What is Node.js and what is the Event Loop

Node.js is a JavaScript runtime environment to run server-side web applications


Andres Canavesi
Dec 03, 2021
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What is Node.js?

Node.js (also known as just Node) is a JavaScript runtime environment to run server-side web applications without using a web browser. It uses an asynchronous, event-driven model which makes a really fast engine using single-threaded for async processing. Node.js provides simplicity in development because of its non-blocking I/O and even-based model results in short response time and concurrent processing, unlike other frameworks where developers have to use thread management. Node.js uses the V8 that provides the runtime environment in which JavaScript executes.

Some facts about Node.js

  • The node package manager (NPM) provides access to hundres of thousands of resuable packages.
  • There's a huge community that maintains Node.js and third party packages
  • Node.js is portable. It is available on Microsoft Windows, MacOS, Linux and many others OS
  • Node.js is a single-threaded but it can support concurrency via the concept of event and callbacks.
  • Node.j uses the Observer pattern.

What is the Event Loop in Node.js

The Event Loop is what allows Node.js to perform non-blocking I/O operations despite the fact that is single-threaded. Whenever a task gets completed, the Event Loop fires the corresponding event which signals the event-listener function to execute. It is used to handle all the I/O operations in an asynchronous manner without blocking the main thread.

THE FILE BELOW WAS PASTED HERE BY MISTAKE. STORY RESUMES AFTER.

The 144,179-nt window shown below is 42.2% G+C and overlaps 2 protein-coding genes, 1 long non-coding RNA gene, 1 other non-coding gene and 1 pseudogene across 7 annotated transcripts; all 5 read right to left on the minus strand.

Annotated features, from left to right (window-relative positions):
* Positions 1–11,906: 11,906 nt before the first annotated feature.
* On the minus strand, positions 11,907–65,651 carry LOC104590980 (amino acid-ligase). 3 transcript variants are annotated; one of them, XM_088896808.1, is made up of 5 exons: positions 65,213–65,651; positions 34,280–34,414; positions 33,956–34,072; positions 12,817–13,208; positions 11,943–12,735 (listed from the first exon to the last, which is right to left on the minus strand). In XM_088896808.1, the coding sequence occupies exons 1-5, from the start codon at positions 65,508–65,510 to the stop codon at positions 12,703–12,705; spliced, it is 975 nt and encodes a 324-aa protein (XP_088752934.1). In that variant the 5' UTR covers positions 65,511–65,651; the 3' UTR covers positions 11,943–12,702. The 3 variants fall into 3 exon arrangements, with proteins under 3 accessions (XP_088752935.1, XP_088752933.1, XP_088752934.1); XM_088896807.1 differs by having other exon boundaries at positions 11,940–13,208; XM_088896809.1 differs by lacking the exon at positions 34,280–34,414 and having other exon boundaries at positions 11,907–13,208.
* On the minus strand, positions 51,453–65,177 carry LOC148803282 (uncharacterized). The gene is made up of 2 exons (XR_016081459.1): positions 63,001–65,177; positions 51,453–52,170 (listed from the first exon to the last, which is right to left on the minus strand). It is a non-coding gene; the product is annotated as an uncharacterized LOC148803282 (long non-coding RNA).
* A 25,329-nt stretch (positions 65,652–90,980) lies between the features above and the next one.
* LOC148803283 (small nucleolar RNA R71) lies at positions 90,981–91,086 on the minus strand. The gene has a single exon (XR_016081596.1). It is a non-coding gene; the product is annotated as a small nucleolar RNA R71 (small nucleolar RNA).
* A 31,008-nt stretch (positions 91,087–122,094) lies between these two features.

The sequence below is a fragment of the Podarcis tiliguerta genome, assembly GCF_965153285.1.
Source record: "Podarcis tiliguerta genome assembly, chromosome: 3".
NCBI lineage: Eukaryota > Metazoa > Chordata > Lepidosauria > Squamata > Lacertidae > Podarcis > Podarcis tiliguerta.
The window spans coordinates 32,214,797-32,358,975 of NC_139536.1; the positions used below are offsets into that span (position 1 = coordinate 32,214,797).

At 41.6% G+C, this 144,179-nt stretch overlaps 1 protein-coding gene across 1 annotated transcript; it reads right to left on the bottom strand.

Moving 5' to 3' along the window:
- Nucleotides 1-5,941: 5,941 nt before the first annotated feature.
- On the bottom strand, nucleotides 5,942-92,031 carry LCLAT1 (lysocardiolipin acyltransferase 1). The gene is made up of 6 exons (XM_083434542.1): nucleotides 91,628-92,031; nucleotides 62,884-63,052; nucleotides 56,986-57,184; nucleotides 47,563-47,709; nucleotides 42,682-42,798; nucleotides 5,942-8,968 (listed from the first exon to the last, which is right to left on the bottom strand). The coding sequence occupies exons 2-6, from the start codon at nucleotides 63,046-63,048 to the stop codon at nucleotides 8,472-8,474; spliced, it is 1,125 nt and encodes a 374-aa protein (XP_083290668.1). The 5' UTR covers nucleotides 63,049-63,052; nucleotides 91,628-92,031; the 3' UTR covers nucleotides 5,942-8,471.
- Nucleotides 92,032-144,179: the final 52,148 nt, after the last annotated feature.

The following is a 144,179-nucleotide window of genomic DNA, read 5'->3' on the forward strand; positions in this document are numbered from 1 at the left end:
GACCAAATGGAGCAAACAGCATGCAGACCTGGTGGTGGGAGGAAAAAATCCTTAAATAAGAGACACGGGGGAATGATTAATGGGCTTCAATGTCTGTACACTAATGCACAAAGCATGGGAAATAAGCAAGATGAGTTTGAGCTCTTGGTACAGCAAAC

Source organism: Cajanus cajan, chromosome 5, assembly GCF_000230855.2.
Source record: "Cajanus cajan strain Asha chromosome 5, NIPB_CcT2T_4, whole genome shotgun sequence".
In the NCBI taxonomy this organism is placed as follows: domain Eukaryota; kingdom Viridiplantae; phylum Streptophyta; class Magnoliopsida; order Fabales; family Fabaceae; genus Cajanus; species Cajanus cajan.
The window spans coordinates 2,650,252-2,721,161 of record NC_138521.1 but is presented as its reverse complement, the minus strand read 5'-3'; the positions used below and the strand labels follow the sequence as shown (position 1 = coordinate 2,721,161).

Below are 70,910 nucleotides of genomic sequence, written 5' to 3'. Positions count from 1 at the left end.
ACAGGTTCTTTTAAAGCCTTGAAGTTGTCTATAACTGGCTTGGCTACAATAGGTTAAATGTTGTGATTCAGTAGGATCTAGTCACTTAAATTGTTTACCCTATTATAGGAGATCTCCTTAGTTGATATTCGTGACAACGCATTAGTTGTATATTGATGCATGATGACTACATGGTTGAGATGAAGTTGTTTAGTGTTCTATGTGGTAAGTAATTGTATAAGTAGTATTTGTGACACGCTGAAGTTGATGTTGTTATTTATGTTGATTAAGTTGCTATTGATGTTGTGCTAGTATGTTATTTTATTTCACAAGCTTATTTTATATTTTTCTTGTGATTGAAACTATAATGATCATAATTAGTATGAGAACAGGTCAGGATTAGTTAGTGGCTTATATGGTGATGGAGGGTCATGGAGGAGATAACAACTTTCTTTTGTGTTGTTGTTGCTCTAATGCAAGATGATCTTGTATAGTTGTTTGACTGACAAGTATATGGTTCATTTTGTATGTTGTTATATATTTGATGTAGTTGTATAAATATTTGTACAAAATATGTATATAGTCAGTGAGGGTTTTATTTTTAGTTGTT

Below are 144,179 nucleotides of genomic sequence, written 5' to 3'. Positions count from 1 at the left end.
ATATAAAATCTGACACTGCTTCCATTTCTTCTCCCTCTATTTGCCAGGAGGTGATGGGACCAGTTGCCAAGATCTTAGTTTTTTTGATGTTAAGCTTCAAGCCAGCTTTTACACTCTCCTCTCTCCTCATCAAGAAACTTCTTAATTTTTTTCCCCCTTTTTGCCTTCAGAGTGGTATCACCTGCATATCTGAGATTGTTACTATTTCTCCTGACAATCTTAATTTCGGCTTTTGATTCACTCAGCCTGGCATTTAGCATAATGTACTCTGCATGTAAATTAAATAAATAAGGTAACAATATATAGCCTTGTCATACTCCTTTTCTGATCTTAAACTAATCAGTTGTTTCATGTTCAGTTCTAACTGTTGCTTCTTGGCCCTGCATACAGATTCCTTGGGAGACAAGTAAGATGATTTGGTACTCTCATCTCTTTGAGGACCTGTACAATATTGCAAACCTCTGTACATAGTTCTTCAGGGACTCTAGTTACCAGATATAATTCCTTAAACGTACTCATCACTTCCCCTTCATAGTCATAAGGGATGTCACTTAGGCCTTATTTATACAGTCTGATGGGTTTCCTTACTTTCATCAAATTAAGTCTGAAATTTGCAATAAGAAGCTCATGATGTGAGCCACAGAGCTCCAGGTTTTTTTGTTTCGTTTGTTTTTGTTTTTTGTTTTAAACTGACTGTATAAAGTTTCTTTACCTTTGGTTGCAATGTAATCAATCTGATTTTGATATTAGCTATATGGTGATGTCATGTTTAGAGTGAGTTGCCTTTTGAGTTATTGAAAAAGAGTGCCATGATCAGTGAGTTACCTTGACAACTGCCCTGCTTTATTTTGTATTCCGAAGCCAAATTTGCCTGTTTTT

Image credits: https://dev.to/
So when an async function needs to be executed, the main thread sends it to a different thread allowing V8 to keep executing the main code. Event Loop involves different phases with specific tasks such as timers, pending callbacks, idle or prepare, poll, check, close callbacks with different FIFO queues. Also in between iterations it checks for async I/O or timers and shuts down cleanly if there aren't any. So for example, if some network call needs to happen it will be scheduled in the event loop instead of the main thread (single thread). And if there are multiple such I/O calls each one will be queued accordingly to be executed separately (other than the main thread). Thus even though we have single-threaded, I/O operations are handled in a non-blocking way.
Photo by Markus Spiske on Unsplash

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